The narrative looks at characters who are trying to move to bigger cities and are attempting to break free from their situations, but are stuck. Do you feel your character Del Harris is also stranded in Pennsylvania where the story is set?
Jeff: Some of them are stuck, some are left behind and some don’t want to leave. Some came there to escape from their situations, like Del Harris, who has come to this place where nobody will come. He has done everything he could do, he has got some regrets and he has some issues back in Pittsburgh where he comes from. He moves around to escape and he finds this woman Grace Poe and he falls for her. Many of the other characters are trying to get out but they can’t. So yeah, all of us are stuck.
Maura Tierney: I also think when you are living so close to the edge, one mistake can make you get super stuck. Like with the character of Billy who plays my son... he is a bright kid and a talented athlete who gets into a bar fight and that’s it! When you are this close to the edge, you can’t make one mistake where the whole thing can fall apart. So I think some of them are stuck in that respect too.
The show explores the subject of the flailing American economy with a focus on the declining middle class society. What were your thoughts on this aspect of the story?
Jeff: I think it’s (the situation) all over the country. I grew up in Detroit. While some car companies are still there, most of them have shifted to Mexico or China. The steel mills did the same thing in Pittsburgh. When one big business picks up and leaves, there’s a rust that happens when things get left behind — it’s not only about the buildings but also the people. People still exist, they are still there and they have families, they have dreams and they are aware of things that will never happen. They are still good people and they are still trying to find a way to get up, to live a better life, anywhere else other than where they are.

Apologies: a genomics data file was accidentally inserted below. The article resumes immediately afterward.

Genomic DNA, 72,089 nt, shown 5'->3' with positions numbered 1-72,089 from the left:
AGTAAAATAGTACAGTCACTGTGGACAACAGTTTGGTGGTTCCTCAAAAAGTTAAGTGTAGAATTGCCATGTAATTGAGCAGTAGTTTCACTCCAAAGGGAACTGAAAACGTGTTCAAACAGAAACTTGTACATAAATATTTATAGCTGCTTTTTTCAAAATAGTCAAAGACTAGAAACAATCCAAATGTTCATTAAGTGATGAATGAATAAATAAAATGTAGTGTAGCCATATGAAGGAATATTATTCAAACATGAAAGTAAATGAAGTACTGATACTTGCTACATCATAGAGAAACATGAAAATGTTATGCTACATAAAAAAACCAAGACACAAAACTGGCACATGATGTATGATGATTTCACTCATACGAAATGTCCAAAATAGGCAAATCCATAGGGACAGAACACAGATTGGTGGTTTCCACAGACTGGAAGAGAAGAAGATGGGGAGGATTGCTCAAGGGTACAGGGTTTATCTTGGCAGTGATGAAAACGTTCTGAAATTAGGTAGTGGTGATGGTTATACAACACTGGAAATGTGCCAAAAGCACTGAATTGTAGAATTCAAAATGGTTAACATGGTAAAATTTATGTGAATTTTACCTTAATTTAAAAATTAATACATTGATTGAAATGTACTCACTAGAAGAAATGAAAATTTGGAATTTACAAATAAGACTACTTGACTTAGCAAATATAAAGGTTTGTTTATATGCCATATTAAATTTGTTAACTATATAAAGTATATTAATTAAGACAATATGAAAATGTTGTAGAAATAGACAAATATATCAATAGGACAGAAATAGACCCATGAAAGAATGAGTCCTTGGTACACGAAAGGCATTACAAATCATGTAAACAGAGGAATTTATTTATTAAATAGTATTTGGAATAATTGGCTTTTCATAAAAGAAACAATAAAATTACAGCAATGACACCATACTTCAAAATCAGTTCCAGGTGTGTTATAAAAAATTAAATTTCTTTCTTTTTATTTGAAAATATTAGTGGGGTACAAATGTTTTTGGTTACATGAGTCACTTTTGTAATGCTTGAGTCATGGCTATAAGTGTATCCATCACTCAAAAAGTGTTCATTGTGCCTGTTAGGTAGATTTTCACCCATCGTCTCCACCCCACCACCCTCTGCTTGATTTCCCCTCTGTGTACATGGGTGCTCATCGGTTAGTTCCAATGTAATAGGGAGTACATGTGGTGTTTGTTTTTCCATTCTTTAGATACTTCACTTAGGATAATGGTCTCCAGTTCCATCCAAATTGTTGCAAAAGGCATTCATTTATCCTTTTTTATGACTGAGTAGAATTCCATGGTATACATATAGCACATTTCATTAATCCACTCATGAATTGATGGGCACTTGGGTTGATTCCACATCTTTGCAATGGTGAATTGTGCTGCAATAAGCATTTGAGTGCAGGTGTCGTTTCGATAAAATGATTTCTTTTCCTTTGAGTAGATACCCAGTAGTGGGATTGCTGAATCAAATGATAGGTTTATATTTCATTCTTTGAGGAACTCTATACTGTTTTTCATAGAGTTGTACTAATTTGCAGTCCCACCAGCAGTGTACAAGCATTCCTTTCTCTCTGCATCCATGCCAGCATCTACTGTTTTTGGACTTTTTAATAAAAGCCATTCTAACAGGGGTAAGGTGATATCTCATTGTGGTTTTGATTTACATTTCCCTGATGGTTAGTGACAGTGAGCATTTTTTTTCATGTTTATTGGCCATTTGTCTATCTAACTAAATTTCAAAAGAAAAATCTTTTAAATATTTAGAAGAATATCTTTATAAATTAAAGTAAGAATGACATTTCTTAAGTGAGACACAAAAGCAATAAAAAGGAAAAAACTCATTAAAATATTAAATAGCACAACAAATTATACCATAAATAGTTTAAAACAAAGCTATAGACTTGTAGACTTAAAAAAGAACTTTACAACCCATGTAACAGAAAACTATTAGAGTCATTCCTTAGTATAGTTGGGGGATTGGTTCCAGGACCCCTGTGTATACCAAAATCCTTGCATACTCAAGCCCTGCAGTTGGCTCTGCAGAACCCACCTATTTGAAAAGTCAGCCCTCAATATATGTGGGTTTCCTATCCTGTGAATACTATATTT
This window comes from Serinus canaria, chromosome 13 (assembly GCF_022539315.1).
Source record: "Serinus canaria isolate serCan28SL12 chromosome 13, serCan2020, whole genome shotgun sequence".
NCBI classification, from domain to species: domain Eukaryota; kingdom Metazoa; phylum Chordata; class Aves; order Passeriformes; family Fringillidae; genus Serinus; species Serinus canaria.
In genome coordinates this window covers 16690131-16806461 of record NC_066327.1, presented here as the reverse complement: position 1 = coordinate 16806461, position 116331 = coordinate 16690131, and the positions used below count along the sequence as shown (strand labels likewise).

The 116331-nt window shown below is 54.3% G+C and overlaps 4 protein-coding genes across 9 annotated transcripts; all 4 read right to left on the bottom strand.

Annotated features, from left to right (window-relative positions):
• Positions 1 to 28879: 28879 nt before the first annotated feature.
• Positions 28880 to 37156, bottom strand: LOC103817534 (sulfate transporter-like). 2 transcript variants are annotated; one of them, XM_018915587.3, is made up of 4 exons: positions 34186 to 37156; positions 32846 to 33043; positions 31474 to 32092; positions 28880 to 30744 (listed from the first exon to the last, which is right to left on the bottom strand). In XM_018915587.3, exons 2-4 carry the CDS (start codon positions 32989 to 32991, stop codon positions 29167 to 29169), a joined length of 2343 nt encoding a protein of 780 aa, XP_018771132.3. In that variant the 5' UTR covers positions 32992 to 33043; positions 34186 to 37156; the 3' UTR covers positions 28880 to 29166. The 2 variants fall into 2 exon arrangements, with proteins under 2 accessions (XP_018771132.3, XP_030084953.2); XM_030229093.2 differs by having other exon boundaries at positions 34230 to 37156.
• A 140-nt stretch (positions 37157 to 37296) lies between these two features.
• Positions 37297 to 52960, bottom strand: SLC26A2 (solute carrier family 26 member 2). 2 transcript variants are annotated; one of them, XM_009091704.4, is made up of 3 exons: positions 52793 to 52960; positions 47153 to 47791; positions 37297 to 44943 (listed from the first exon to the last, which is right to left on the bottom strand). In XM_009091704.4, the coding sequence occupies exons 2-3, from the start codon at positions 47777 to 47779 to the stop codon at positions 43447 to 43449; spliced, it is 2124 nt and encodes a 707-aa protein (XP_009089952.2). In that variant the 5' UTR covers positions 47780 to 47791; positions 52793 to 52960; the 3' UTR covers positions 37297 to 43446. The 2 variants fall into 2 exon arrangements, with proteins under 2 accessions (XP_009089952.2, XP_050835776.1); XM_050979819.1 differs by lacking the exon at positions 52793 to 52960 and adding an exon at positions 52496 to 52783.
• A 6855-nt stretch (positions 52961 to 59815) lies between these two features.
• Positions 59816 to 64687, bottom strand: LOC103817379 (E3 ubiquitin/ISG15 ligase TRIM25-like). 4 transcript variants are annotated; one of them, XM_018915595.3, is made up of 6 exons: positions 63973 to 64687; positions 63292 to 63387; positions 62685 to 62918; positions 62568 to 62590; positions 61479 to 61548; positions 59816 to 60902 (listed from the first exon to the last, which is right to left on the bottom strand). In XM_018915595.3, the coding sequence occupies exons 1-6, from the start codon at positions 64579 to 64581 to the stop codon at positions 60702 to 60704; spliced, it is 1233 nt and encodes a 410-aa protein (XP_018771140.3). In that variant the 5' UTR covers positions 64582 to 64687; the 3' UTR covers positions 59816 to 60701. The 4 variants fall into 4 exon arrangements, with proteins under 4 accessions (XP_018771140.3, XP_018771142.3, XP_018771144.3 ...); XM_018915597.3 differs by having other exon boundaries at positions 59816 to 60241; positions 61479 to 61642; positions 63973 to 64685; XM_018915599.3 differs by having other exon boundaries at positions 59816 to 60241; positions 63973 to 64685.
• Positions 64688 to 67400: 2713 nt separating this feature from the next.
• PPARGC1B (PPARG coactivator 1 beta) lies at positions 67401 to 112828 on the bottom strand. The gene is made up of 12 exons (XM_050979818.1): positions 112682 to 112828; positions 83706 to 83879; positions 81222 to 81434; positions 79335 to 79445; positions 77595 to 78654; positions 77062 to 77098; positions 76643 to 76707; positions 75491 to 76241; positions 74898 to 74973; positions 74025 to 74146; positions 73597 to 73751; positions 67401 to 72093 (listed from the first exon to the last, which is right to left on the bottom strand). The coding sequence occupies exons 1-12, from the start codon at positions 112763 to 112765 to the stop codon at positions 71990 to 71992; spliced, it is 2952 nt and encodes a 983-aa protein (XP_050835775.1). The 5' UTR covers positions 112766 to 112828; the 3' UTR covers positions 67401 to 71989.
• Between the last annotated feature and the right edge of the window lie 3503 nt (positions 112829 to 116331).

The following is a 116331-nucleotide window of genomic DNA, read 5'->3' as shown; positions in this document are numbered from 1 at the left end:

Jeff, after all these years of being part of some unforgettable movies and television series, what is it that you look for in a role?
I don’t want to repeat myself. I am not somebody who brands himself like Clark Gable, Jim Stewart, Garry Cooper or Tom Cruise. Careers have been made on such star performances. But I have always been attracted to character work by others who change themselves and play different personalities. This is what I am looking for — ‘complicated, challenging, easy-toscrew-up, risk failure’ kind of roles. At this point that’s what keeps me interested. To repeat myself and do something that I have done five times, I couldn’t do it. One of the great things about platforms like Hulu, Netflix, HBO, Showtime and Amazon is that the writers all went there. The writers run that stuff and you get to shoot a nine-hour movie like in the case of American Rust — with a beginning, middle and end. As an actor, you get to do more stuff and I like that a lot. As long as this keeps happening, I will keep acting.